9 Ways To Step It Up A Gear
In need of some more running speed? Here’s 9 workouts to help you step your training up a gear and improve your running times.
All of the training sessions here emphasise intensity. Remember to limit each workout’s quantity of fast running to no more than 10 per cent of your weekly mileage. Use your favourite sessions from the ones listed below twice a week for a minimum of six weeks, recover properly between workouts, and you will start running faster.
Workout No. 1
A 5K race at your goal 10K pace. Benefit: Raises VO2max and economy, gives you confidence that you can set a new PB
Workout No. 2
Warm up by jogging easily for 10 minutes, and then run 1200-metre work intervals at your current 5K race pace. Jog easily during recovery periods, and let each recovery last about a minute less than the amount of time required to complete the 1200-metre work interval. As with all interval sessions, don’t let the total work-interval distance add up to more than 10 per cent of your weekly mileage (Example: You run 30 miles per week. Since 10% X 30 = 3 miles, or 4800 metres, you can ramble through four 1200-metre intervals per workout). Benefit: Heightens VO2max, makes 10K pace feel easier
Workout No. 3
Mark out a 10 kilometre route over terrain you’d like to run on, or simply use the 10-K course used for a local race. Warm up by jogging for 10 minutes, and then sizzle through the full 10K route, alternating 2- to 3-minute bouts at what feels like goal 10-K pace with 60- to 90-second jog-recoveries. Benefit: Teaches you that you can handle a 10K at high intensity and that you can run well even when you start to become fatigued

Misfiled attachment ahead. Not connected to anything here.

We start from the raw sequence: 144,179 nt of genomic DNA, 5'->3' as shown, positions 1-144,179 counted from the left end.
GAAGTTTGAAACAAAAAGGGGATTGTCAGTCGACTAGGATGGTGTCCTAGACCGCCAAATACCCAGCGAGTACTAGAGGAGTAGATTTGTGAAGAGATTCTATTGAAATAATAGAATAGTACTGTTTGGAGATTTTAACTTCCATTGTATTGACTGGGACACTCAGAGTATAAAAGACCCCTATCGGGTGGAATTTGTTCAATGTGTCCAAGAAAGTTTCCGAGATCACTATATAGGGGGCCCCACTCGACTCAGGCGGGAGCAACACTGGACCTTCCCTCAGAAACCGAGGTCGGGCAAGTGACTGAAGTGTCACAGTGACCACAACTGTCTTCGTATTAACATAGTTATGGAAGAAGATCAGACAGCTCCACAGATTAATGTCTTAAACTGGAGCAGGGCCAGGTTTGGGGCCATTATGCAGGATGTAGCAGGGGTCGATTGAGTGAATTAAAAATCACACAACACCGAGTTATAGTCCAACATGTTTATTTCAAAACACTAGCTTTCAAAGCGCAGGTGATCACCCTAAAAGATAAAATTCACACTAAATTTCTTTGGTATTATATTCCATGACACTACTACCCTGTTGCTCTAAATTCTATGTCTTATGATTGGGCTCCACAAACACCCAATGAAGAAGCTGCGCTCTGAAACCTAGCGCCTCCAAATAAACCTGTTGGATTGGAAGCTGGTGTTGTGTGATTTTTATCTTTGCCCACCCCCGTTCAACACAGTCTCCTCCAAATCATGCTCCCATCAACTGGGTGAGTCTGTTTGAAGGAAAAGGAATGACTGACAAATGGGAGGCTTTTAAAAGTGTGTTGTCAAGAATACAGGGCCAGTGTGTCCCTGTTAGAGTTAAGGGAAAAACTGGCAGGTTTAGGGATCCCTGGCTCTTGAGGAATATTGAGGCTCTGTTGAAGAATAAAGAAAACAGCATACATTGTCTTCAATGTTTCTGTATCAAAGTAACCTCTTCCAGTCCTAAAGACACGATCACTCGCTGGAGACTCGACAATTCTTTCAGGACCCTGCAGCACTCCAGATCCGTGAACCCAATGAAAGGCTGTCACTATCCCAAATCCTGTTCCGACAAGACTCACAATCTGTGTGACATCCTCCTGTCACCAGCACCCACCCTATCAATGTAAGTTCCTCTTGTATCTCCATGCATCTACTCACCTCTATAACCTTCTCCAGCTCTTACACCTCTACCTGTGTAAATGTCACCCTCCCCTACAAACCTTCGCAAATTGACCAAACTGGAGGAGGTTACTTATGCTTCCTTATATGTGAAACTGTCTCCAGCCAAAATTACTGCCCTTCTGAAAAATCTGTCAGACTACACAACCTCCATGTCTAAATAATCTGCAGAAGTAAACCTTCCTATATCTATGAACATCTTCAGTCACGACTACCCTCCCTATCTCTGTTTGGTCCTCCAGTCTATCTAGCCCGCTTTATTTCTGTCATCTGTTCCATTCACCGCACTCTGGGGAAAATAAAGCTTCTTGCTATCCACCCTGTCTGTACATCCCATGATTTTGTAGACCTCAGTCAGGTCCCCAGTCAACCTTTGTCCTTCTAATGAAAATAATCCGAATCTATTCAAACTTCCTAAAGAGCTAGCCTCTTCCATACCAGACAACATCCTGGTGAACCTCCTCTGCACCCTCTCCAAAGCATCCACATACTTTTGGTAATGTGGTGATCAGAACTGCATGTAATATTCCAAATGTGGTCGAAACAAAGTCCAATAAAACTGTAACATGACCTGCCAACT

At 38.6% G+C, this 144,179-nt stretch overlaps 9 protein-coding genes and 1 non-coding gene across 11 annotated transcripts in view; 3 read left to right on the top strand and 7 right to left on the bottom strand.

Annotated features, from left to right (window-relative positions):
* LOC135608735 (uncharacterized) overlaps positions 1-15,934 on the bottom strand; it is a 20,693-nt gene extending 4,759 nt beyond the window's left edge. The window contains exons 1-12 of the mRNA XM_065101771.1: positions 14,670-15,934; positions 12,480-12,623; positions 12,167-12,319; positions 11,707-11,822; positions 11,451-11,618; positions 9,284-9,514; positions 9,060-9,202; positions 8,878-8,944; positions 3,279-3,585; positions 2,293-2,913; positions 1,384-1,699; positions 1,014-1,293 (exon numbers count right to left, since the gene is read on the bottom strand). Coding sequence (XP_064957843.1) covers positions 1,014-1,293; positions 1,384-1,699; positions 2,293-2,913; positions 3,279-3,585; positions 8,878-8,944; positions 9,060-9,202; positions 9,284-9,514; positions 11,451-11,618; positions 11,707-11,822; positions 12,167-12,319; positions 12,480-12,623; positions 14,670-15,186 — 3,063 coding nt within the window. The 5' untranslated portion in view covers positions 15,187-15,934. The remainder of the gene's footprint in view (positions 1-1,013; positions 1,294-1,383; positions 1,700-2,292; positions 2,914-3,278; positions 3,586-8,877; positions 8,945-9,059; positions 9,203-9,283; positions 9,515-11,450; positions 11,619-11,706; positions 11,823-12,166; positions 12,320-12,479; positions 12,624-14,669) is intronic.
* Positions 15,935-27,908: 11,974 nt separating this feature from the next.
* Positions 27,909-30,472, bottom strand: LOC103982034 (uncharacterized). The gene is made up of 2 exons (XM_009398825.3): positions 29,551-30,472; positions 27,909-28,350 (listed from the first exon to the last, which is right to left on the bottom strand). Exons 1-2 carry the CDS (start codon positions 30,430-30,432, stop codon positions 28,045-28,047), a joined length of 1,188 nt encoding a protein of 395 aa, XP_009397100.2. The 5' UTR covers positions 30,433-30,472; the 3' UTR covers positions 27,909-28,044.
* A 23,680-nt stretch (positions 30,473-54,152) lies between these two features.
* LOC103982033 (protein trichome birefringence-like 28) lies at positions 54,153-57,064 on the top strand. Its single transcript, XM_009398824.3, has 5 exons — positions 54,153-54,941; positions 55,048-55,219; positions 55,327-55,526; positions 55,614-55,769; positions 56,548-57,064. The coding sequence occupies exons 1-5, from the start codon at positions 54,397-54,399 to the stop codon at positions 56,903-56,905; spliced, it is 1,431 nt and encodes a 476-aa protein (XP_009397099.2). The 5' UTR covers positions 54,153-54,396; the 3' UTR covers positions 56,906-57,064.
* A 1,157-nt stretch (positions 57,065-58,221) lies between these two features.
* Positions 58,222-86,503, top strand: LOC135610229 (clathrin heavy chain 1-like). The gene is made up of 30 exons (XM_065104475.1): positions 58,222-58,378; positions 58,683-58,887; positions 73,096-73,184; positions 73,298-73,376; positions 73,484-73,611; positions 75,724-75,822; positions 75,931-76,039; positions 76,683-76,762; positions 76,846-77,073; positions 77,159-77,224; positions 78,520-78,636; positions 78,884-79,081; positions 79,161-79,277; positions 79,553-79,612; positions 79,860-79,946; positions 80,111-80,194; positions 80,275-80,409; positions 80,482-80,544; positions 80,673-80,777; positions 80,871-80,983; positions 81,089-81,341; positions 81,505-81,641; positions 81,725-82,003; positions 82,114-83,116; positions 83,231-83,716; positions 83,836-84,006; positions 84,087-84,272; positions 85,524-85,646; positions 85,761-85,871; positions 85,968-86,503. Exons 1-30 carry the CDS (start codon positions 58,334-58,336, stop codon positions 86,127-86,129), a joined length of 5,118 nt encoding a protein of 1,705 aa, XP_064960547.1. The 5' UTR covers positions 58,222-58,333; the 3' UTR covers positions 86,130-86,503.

Workout No. 4
Warm up with 10 minutes of easy running, and then cruise through one mile on the track at a tempo about 10 seconds (per mile) slower than your current-best 10K race speed. Jog for just two minutes, and then scamper through a second mile at 10K pace. Jog easily for two more minutes, and then blast through a final mile about 10 seconds faster than 10K velocity. Warm down with a one-mile jog, and it’s over! Benefit: Gives your ‘lactate threshold’ a shot in the arm, which will make 10K race pace feel much more comfortable
Workout No. 5
Jog easily for 15 minutes, and then run 800 metres at your current 10K race pace. Jog lightly for two minutes, and then scurry through 400 metres at 5K race speed. Amble easily for 60 seconds, and then dash through 200 metres at current one-mile race tempo. Rest for 30 seconds, and then launch yourself into 1000 metres at 10K pace. Jog easily for four minutes, and then repeat this 800-400-200-1000 pattern. A 30-mile per week runner can complete two of these combos per workout; at 45 weekly miles, three 800-400-200-1000 combinations are possible. Benefit: Improves foot speed and fitness, enables you to run at 10K speed while tired, makes 10K’s feel easier
Workout No. 6
Warm up, and then run 10-minute intervals at your current 10K pace, recovering for five minutes between intervals. Benefit: Raises lactate threshold and makes current 10K pace feel easier, enabling you to step up to higher speeds in the race
Workout No. 7 (straight 800s)
Warm up, and then run 800-metre intervals at current 5K race pace, with recoveries lasting no longer than each work interval. Benefit: Lifts VO2max, makes 10K velocity feel more comfortable
Workout No. 8 (straight 400s)
Warm up, and then run 400’s at a pace about four seconds per 400 faster than current 5K speed. Recover until you feel comfortable enough to do another 400 with good form. Benefit: Improves basic footspeed.
Workout No. 9 (traditional fartlek)
Find a forest path or a place where you really enjoy running. After warming up, run at a tough intensity for about 30 minutes or so, alternating spontaneous bursts at about 10-K race pace with shorter periods of easy cruising when you feel tired. Enjoy the workout, and focus on relaxing and running smoothly